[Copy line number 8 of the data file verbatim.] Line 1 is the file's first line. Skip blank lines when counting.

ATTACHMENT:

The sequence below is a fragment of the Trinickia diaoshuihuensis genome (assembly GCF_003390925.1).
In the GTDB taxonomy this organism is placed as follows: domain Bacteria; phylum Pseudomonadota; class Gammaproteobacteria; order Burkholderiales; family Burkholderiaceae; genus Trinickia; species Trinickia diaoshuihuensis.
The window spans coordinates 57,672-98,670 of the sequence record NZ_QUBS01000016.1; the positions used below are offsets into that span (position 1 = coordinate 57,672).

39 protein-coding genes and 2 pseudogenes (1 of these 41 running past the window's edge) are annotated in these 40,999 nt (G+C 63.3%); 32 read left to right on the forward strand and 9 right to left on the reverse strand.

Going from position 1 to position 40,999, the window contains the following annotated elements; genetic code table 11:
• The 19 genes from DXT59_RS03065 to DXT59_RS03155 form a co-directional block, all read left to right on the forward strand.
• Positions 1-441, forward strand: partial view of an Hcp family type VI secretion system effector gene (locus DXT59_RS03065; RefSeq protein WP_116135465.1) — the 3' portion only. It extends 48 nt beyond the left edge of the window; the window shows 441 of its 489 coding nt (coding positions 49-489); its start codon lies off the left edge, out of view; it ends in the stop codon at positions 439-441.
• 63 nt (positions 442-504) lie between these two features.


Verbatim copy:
• 63 nt (positions 442-504) lie between these two features.